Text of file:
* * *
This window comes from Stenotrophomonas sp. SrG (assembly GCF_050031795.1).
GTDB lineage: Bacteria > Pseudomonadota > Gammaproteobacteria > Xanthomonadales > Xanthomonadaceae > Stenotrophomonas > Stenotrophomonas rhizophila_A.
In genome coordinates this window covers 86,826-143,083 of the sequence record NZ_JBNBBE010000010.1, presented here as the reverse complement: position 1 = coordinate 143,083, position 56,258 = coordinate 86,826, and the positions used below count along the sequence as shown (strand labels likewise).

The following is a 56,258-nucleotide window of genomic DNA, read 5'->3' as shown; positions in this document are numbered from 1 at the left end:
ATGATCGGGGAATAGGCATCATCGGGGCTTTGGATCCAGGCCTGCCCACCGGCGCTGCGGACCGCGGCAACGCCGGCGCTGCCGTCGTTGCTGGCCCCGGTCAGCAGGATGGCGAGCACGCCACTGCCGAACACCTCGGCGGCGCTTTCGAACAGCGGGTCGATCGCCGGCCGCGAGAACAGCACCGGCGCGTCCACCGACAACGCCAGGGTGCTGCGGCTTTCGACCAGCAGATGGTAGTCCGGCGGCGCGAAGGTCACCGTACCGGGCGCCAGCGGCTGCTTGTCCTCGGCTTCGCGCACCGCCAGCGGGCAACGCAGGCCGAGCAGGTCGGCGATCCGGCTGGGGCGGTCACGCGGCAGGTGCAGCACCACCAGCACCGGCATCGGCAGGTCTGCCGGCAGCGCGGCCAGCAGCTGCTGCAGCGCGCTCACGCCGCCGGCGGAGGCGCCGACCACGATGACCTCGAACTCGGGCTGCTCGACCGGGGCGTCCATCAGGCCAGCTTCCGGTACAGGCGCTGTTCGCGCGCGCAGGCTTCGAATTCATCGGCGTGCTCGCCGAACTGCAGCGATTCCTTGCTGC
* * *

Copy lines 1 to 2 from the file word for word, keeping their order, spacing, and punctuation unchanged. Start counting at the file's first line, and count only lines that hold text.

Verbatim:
This window comes from Stenotrophomonas sp. SrG (assembly GCF_050031795.1).
GTDB lineage: Bacteria > Pseudomonadota > Gammaproteobacteria > Xanthomonadales > Xanthomonadaceae > Stenotrophomonas > Stenotrophomonas rhizophila_A.